Q&A with guest speaker Ty Sells

Pictured+above+is+Ty+Sells%2C+a+motivational+speaker+for+Youth+to+Youth+who+spoke+to+WHS+students+on+Tuesday.+%22When+I+think+of+the+word+cool%2C+%5BI+think+of%5D+those+people+that+are+cool+about+themselves+and+the+can+make+decisions+that+are+right+for+them+even+though+it+may+be+difficult+to+do+so.+I+want+all+kids+to+think+of+that+definition+or+work+on+it%2C%22+Sells+said.+
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Q&A with guest speaker Ty Sells

Pictured above is Ty Sells, a motivational speaker for Youth to Youth who spoke to WHS students on Tuesday.

Pictured above is Ty Sells, a motivational speaker for Youth to Youth who spoke to WHS students on Tuesday. "When I think of the word cool, [I think of] those people that are cool about themselves and the can make decisions that are right for them even though it may be difficult to do so. I want all kids to think of that definition or work on it," Sells said.

Pictured above is Ty Sells, a motivational speaker for Youth to Youth who spoke to WHS students on Tuesday. "When I think of the word cool, [I think of] those people that are cool about themselves and the can make decisions that are right for them even though it may be difficult to do so. I want all kids to think of that definition or work on it," Sells said.

Pictured above is Ty Sells, a motivational speaker for Youth to Youth who spoke to WHS students on Tuesday. "When I think of the word cool, [I think of] those people that are cool about themselves and the can make decisions that are right for them even though it may be difficult to do so. I want all kids to think of that definition or work on it," Sells said.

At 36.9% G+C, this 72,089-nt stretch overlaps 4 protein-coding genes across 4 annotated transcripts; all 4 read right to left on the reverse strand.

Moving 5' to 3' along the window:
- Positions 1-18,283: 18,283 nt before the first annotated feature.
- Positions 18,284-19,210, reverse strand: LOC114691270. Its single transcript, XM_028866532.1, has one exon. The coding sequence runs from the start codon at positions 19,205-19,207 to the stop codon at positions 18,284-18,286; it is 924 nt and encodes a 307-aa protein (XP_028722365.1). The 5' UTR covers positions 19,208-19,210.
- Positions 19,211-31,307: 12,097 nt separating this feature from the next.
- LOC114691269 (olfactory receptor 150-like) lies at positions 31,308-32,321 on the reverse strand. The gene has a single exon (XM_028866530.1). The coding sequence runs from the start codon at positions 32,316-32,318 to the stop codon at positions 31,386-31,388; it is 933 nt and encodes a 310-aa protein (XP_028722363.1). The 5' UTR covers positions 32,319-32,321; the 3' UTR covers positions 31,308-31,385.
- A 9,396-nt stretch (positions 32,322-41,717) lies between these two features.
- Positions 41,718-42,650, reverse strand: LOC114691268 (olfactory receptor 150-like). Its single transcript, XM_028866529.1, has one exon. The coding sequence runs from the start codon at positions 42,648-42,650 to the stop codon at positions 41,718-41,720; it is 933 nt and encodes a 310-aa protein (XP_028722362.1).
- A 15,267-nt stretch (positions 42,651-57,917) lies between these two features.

Jay Abdella

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How did you become interested in speaking to students about drugs?

“I started with the Youth to Youth program back when I was in high school and had a positive experience with it. It’s a youth program that focuses on alcohol, tobacco and other drug prevention and had a positive experiences at the conference I attended when back and and I wanted to be close to it. That then turned into me doing workshops for them and that turned into me doing small classes for them in places and it led to this; so now I get to speak at schools all over. I didn’t plan on it, I didn’t know this was a job and it just turned into one.”

Where have you traveled as part of the job?

“I’ve worked in every state multiple times, several other countries: Italy, Cayman Islands, Germany, Japan, Bermuda, Guam; even though it’s still part of the United States but that was a really cool experience. I don’t know about the numbers, but it’s in the thousands.”

What’s your favorite of those places?

“Wayland High School. Nah, I’m kidding. But I liked every place for different reasons that I would want to give back to it: Japan had some really cool stuff, being in the kamikura in some spots, Italy had Rome, that was a cool experience. But every school, the kids are very similar, believe it or not, in most places I go, [they are] my favorite part about it.”

How many people are involved in Youth-to-Youth?

“In our program back home we have a Wednesday Night program that meets every week since 1982. We have about 60 members that are regularly there, and we have kids who for whatever reason, have to miss meetings due to sports and other stuff, and we have a lot there. I know this program set up everywhere in the United States, they don’t pay dues or fees. We have conferences, they get about 400-500 people. I don’t know how many people we impacted over the years.”

When did Youth-to-Youth start?

“1982 in Columbus, Ohio.”

When did you get involved?

“I got involved in 1985, so it was three years later, it was still early on and before we went nationally. Nancy Reagan actually came to one of our conferences in ‘85 and that was a big game changer for people who knew about us, and that was when we started going out and doing the trainings with other people and areas.”

What’s one message you would give to an audience?

“When I think of the word cool, [I think of] those people that are cool about themselves and the can make decisions that are right for them even though it may be difficult to do so. I want all kids to think of that definition or work on it. That’s the thing I’m a fan and believer of.”

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